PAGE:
Thursday, May 01, 2008

Ethon revs up the transport module

As you may recall, Eli has a bet with Stoat on 2008 setting a new record for minimum Arctic sea ice. A small birdie who munches adaptive liver out in Boulder has passed the word that the odds are shifting in the Rabett's favor.

New University of Colorado at Boulder calculations indicate the record low minimum extent of sea ice across the Arctic last September has a three-in-five chance of being shattered again in 2008 because of continued warming temperatures and a preponderance of younger, thinner ice.

The forecast by researchers at CU-Boulder's Colorado Center for Astrodynamics Research is based on satellite data and temperature records and indicates there is a 59 percent chance the annual minimum sea ice record will be broken this fall for the third time in five years. Arctic sea ice declined by roughly 10 percent in the past decade, culminating in a record 2007 minimum ice cover of 1.59 million square miles. That broke the 2005 record by 460,000 miles -- an area the size of Texas and California combined.

"The current Arctic ice cover is thinner and younger than at any previous time in our recorded history, and this sets the stage for rapid melt and a new record low," said Research Associate Sheldon Drobot, who leads CCAR's Arctic Regional Ice Forecasting System group in CU-Boulder's aerospace engineering sciences department. Overall, 63 percent of the Arctic ice cover is younger than average, and only 2 percent is older than average, according to Drobot.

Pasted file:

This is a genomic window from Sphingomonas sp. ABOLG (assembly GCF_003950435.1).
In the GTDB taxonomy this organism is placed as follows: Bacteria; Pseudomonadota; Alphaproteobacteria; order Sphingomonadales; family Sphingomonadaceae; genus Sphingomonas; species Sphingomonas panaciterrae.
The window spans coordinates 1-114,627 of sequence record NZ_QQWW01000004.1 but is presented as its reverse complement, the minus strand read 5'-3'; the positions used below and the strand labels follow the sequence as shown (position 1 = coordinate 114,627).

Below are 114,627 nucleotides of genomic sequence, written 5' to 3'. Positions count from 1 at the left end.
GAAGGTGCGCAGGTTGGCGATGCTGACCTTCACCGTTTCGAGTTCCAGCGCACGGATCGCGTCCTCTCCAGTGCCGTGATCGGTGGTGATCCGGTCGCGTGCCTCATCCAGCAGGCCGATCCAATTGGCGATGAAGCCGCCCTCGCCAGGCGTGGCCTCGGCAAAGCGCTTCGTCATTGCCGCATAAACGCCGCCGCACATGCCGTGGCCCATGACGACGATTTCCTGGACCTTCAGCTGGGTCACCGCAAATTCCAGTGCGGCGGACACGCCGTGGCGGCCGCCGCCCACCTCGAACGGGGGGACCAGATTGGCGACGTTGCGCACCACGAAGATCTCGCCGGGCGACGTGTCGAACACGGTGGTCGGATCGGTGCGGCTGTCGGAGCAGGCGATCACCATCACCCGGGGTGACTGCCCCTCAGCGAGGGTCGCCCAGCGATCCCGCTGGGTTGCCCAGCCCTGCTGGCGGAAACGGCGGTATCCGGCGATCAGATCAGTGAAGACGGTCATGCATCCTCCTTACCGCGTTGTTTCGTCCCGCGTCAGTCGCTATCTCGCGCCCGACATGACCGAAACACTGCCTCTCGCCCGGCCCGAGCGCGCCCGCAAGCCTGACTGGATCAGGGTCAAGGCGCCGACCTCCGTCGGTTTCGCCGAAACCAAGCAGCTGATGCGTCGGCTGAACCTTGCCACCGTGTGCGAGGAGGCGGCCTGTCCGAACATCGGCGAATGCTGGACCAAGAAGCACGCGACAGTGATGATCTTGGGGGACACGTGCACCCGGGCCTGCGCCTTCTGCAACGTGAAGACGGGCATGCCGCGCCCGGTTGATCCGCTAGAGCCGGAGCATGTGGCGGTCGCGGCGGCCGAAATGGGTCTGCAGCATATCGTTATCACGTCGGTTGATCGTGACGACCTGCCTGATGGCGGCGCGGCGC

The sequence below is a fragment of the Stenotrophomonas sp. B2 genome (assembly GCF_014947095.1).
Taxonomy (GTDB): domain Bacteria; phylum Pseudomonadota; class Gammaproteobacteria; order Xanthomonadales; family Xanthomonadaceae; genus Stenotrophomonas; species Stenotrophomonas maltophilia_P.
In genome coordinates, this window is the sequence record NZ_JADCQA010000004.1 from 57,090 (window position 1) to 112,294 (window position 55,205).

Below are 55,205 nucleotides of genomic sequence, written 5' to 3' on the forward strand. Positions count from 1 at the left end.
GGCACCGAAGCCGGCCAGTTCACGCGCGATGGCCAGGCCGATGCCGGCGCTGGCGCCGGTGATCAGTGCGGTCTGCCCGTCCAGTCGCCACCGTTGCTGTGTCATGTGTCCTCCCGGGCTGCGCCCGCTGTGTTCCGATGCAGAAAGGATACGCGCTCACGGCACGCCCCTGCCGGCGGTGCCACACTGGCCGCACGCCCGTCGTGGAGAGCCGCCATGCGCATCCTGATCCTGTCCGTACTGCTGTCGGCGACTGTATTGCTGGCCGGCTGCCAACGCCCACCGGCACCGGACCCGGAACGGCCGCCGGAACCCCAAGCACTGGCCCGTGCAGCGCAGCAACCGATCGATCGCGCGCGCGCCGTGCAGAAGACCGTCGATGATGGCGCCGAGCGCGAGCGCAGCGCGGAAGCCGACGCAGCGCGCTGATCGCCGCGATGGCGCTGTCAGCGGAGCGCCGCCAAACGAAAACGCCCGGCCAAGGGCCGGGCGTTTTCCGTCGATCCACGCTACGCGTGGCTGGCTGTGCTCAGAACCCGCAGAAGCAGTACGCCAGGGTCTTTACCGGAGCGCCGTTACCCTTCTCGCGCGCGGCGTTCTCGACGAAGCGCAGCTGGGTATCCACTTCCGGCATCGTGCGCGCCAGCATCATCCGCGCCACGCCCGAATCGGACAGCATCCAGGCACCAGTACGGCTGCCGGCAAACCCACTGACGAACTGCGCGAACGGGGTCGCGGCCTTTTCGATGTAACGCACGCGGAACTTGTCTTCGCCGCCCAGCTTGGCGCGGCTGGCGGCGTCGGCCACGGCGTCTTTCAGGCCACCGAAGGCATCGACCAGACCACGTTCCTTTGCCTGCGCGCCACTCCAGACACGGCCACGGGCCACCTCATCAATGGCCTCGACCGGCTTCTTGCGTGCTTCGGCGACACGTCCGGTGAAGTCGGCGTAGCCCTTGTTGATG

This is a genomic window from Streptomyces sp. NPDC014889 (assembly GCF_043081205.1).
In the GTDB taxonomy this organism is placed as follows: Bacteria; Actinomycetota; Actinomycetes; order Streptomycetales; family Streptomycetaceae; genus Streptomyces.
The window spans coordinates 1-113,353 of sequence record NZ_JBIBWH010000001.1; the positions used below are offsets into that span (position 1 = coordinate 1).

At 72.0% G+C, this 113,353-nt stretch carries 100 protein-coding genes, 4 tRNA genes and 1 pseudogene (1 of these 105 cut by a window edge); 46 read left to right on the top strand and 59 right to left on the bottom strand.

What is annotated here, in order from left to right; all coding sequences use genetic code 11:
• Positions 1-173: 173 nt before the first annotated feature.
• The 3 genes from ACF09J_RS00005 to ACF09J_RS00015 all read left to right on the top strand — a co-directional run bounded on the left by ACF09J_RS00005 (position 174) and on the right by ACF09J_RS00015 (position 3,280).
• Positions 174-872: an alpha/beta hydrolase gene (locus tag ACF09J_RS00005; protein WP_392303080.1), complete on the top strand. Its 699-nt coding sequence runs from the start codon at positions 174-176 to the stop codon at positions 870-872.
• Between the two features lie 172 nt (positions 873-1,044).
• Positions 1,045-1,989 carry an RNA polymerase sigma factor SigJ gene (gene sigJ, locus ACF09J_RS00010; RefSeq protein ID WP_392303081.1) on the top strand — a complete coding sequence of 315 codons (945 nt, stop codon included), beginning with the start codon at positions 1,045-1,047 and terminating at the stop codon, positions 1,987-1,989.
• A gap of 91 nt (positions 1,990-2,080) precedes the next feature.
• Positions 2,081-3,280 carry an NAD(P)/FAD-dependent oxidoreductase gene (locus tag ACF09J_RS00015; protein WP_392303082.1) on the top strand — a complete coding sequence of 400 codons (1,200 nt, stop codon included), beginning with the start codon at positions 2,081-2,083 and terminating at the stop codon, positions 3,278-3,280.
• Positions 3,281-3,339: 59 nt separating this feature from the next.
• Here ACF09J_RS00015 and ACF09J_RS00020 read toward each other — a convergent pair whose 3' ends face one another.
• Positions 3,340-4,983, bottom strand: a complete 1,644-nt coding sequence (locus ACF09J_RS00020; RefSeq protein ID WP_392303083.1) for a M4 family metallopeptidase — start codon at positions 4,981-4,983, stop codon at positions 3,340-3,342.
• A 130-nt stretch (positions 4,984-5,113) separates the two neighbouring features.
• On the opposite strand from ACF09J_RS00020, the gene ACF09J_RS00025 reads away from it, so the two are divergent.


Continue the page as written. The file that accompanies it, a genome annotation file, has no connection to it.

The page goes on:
The National Snow and Ice Data Center has an interesting map of the height of ice and snow above the sea surface from satellite measurements. This is roughly proportional to ice thickness.


William M. Connolley said...

Ha ha, keep whistling in the wind. I haven't noticed any upsurge in takers recently and the bet is still open.

Unknown said...

Eli Time you closed down I'm afraid. Hope you are able to keep going in any case. It was fun while it lasted LOL

Gareth said...

I still have it at 50/50, but it's nice to see some advice on the current form.

What am I up to at the moment? £20? Let's make that £30... (and a book, and a drink next time William's in Christchurch).

Anonymous said...

Those freeboard maps are impressive -- and depressing. Note that ICEsat carries a laser altimeter, meaning that the bounce comes from the top of the snow.

Assuming the ice and snow to be packed to density 0.9, gives the formula:
thickness = 10 x freeboard,
i.e., 1.5-2 m for most of the Arctic in 2007, and 1-1.5 m for 2008. In reality these are upper bounds.


Unknown said...

Your bet's looking better:

Anonymous said...

But Boys, the ice is still there. Cool summer coming, the world is not going to come to an end. Disheartening for some, I realise, but I know you'll come up with some other pending/potential/may-be-about-to-end-all-life-as-we-know-it disaster.

Your weather friends have the small swirly cloud patterns as hurricanes all sewn up, unfortunately shooting themselves in the foot by total 2007 NA hurricane energy, you know that index thingy the boffins measure, was at a real low. Talk about bummer.

Dano will find some beetle that has moved the wrong direction, or a flower that bloomed a day too early.

Not much, but the best you all can hope for.

Regards to all